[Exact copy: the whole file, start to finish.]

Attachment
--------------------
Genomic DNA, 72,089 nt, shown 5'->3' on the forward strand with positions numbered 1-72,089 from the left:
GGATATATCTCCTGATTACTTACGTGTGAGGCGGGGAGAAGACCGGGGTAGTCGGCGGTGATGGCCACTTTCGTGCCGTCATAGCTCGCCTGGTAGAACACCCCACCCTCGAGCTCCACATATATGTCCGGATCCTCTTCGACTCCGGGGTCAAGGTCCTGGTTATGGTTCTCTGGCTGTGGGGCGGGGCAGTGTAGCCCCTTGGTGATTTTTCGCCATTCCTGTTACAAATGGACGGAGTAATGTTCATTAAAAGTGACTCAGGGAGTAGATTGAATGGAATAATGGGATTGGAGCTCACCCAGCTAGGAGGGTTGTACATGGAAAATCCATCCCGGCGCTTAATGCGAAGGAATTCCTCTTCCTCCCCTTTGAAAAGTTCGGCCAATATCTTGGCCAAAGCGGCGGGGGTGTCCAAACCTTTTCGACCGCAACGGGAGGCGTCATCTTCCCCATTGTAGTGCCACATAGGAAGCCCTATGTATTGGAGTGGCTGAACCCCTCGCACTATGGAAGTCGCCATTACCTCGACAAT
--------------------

Genomic DNA, 72,089 nt, shown 5'->3' on the forward strand with positions numbered 1-72,089 from the left:
GGATATATCTCCTGATTACTTACGTGTGAGGCGGGGAGAAGACCGGGGTAGTCGGCGGTGATGGCCACTTTCGTGCCGTCATAGCTCGCCTGGTAGAACACCCCACCCTCGAGCTCCACATATATGTCCGGATCCTCTTCGACTCCGGGGTCAAGGTCCTGGTTATGGTTCTCTGGCTGTGGGGCGGGGCAGTGTAGCCCCTTGGTGATTTTTCGCCATTCCTGTTACAAATGGACGGAGTAATGTTCATTAAAAGTGACTCAGGGAGTAGATTGAATGGAATAATGGGATTGGAGCTCACCCAGCTAGGAGGGTTGTACATGGAAAATCCATCCCGGCGCTTAATGCGAAGGAATTCCTCTTCCTCCCCTTTGAAAAGTTCGGCCAATATCTTGGCCAAAGCGGCGGGGGTGTCCAAACCTTTTCGACCGCAACGGGAGGCGTCATCTTCCCCATTGTAGTGCCACATAGGAAGCCCTATGTATTGGAGTGGCTGAACCCCTCGCACTATGGAAGTCGCCATTACCTCGACAAT